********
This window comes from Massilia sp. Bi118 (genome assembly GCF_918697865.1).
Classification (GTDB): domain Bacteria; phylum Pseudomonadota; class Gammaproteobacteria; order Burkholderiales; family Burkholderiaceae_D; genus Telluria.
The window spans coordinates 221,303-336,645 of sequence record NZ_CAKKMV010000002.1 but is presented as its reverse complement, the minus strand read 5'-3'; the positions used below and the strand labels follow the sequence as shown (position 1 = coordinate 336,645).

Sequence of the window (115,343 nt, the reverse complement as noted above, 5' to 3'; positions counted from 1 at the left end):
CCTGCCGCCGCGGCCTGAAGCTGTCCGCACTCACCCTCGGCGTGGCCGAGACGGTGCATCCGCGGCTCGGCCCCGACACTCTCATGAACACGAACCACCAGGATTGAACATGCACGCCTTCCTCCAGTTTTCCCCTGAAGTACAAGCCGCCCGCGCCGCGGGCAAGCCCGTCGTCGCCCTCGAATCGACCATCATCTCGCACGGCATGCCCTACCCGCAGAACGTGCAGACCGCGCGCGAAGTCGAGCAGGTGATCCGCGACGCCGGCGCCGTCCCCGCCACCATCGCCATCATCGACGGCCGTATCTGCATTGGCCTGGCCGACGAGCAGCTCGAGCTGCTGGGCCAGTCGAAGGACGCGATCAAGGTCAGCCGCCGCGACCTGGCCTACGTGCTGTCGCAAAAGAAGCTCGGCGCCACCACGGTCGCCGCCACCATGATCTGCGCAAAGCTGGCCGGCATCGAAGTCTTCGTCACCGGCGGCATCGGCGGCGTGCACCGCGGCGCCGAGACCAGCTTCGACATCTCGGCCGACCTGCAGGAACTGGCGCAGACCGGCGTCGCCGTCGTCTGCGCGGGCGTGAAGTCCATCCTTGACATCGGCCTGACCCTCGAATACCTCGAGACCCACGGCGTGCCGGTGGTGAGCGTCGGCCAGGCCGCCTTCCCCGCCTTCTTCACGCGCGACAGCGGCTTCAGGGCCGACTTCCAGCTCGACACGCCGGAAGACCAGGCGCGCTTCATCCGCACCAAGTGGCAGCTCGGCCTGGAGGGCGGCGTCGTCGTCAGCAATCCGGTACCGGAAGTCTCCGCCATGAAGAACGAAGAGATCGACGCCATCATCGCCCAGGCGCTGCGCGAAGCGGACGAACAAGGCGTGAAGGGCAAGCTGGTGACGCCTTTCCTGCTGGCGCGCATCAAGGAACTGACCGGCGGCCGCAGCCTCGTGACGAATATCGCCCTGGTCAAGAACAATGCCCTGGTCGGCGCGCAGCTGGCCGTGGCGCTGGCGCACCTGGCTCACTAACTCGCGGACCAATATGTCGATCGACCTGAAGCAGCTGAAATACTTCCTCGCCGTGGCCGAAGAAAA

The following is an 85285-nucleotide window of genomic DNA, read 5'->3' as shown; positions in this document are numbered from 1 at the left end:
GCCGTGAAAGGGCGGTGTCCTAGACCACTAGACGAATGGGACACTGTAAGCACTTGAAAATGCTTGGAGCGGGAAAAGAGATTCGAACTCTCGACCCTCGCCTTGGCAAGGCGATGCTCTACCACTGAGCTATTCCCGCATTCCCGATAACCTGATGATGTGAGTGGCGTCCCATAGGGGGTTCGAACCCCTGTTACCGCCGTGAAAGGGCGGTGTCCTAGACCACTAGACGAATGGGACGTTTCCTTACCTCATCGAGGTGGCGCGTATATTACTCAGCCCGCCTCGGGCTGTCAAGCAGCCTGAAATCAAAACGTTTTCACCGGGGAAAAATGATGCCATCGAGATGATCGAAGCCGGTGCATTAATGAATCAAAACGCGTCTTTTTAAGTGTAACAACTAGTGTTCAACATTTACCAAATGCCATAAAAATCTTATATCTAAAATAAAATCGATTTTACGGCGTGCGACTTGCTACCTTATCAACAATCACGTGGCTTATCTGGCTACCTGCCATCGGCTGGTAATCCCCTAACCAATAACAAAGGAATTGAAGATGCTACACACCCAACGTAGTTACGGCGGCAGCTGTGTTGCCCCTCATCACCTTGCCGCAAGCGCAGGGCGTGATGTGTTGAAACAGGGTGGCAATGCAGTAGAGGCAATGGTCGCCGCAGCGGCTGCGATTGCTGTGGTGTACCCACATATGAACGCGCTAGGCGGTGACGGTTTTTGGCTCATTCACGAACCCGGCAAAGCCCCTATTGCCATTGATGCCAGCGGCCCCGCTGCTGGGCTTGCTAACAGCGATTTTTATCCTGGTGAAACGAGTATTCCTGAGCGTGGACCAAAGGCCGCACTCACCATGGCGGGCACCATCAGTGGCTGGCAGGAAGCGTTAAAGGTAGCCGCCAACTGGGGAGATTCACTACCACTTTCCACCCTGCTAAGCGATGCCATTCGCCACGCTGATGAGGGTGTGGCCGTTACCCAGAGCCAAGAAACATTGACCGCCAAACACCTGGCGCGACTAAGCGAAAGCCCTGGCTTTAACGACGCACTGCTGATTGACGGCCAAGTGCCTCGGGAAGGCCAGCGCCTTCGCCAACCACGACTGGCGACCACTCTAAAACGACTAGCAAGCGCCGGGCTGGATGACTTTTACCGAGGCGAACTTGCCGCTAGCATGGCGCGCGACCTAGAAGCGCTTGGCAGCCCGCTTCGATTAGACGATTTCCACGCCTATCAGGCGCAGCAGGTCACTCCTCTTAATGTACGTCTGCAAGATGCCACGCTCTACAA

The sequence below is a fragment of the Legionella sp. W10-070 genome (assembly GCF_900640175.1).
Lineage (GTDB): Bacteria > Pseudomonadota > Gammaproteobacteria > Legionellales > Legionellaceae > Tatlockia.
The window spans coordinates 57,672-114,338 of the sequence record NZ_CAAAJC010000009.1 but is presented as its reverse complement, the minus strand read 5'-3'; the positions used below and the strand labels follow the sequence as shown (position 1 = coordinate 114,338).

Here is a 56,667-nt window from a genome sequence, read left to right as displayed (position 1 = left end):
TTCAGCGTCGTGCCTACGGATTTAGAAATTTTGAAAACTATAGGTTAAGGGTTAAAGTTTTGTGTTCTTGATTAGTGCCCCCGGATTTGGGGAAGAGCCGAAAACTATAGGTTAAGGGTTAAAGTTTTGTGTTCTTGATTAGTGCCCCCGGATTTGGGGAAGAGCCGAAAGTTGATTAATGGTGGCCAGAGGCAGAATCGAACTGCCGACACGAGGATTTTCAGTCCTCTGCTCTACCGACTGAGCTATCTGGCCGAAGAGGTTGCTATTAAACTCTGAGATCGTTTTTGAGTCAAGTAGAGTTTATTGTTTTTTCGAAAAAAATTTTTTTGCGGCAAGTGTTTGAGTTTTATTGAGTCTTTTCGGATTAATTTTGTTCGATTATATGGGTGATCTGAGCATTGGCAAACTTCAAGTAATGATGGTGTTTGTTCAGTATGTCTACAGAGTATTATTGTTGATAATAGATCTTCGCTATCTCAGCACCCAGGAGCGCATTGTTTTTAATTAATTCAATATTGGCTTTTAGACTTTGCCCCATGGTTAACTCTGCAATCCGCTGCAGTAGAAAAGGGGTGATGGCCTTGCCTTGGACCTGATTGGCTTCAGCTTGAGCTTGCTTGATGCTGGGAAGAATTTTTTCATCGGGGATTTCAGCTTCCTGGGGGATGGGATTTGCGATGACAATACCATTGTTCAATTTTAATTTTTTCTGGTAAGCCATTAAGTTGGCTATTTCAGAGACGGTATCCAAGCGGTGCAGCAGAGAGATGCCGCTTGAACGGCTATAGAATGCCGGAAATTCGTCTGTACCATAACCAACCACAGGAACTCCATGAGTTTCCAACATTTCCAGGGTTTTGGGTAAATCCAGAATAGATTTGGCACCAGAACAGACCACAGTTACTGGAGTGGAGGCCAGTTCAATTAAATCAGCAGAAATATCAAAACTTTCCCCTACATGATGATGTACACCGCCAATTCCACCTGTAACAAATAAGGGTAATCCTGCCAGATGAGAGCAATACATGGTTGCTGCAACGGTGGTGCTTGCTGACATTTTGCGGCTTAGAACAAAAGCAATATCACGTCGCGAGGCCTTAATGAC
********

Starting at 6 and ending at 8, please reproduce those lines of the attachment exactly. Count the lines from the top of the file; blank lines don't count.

The following is an 85285-nucleotide window of genomic DNA, read 5'->3' as shown; positions in this document are numbered from 1 at the left end:
GCCGTGAAAGGGCGGTGTCCTAGACCACTAGACGAATGGGACACTGTAAGCACTTGAAAATGCTTGGAGCGGGAAAAGAGATTCGAACTCTCGACCCTCGCCTTGGCAAGGCGATGCTCTACCACTGAGCTATTCCCGCATTCCCGATAACCTGATGATGTGAGTGGCGTCCCATAGGGGGTTCGAACCCCTGTTACCGCCGTGAAAGGGCGGTGTCCTAGACCACTAGACGAATGGGACGTTTCCTTACCTCATCGAGGTGGCGCGTATATTACTCAGCCCGCCTCGGGCTGTCAAGCAGCCTGAAATCAAAACGTTTTCACCGGGGAAAAATGATGCCATCGAGATGATCGAAGCCGGTGCATTAATGAATCAAAACGCGTCTTTTTAAGTGTAACAACTAGTGTTCAACATTTACCAAATGCCATAAAAATCTTATATCTAAAATAAAATCGATTTTACGGCGTGCGACTTGCTACCTTATCAACAATCACGTGGCTTATCTGGCTACCTGCCATCGGCTGGTAATCCCCTAACCAATAACAAAGGAATTGAAGATGCTACACACCCAACGTAGTTACGGCGGCAGCTGTGTTGCCCCTCATCACCTTGCCGCAAGCGCAGGGCGTGATGTGTTGAAACAGGGTGGCAATGCAGTAGAGGCAATGGTCGCCGCAGCGGCTGCGATTGCTGTGGTGTACCCACATATGAACGCGCTAGGCGGTGACGGTTTTTGGCTCATTCACGAACCCGGCAAAGCCCCTATTGCCATTGATGCCAGCGGCCCCGCTGCTGGGCTTGCTAACAGCGATTTTTATCCTGGTGAAACGAGTATTCCTGAGCGTGGACCAAAGGCCGCACTCACCATGGCGGGCACCATCAGTGGCTGGCAGGAAGCGTTAAAGGTAGCCGCCAACTGGGGAGATTCACTACCACTTTCCACCCTGCTAAGCGATGCCATTCGCCACGCTGATGAGGGTGTGGCCGTTACCCAGAGCCAAGAAACATTGACCGCCAAACACCTGGCGCGACTAAGCGAAAGCCCTGGCTTTAACGACGCACTGCTGATTGACGGCCAAGTGCCTCGGGAAGGCCAGCGCCTTCGCCAACCACGACTGGCGACCACTCTAAAACGACTAGCAAGCGCCGGGCTGGATGACTTTTACCGAGGCGAACTTGCCGCTAGCATGGCGCGCGACCTAGAAGCGCTTGGCAGCCCGCTTCGATTAGACGATTTCCACGCCTATCAGGCGCAGCAGGTCACTCCTCTTAATGTACGTCTGCAAGATGCCACGCTCTACAA

The sequence below is a fragment of the Legionella sp. W10-070 genome (assembly GCF_900640175.1).